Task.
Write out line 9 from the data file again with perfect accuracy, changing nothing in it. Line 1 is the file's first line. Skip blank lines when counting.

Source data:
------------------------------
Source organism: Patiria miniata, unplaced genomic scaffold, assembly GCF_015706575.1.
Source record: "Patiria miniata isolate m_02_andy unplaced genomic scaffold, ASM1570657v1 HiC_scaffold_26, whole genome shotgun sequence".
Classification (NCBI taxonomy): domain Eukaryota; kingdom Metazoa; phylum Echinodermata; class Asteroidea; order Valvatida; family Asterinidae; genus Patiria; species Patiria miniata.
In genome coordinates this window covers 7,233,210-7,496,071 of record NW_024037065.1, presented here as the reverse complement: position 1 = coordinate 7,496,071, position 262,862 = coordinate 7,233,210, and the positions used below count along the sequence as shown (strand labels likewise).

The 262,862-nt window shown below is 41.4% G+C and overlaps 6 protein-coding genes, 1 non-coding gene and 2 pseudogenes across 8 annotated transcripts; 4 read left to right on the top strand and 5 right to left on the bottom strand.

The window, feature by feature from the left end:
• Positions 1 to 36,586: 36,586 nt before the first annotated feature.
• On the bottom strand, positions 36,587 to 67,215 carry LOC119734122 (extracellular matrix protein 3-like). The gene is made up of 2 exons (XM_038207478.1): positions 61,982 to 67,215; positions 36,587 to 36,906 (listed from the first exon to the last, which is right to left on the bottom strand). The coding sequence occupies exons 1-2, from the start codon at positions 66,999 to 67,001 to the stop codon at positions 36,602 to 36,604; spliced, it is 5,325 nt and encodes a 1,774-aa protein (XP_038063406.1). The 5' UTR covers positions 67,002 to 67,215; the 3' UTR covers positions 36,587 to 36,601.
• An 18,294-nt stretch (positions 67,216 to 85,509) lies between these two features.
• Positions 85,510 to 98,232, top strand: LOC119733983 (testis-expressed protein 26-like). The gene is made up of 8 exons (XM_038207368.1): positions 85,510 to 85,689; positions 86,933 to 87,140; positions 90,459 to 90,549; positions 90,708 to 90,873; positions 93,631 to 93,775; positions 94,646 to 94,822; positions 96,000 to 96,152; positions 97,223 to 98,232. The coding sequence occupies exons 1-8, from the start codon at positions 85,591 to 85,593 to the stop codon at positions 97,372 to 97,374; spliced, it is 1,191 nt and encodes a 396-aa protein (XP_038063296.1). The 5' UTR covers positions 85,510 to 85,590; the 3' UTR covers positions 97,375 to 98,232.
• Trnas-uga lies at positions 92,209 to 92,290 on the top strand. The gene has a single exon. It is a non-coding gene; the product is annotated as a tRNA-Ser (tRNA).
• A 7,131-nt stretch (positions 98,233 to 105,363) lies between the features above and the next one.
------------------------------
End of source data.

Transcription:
• An 18,294-nt stretch (positions 67,216 to 85,509) lies between these two features.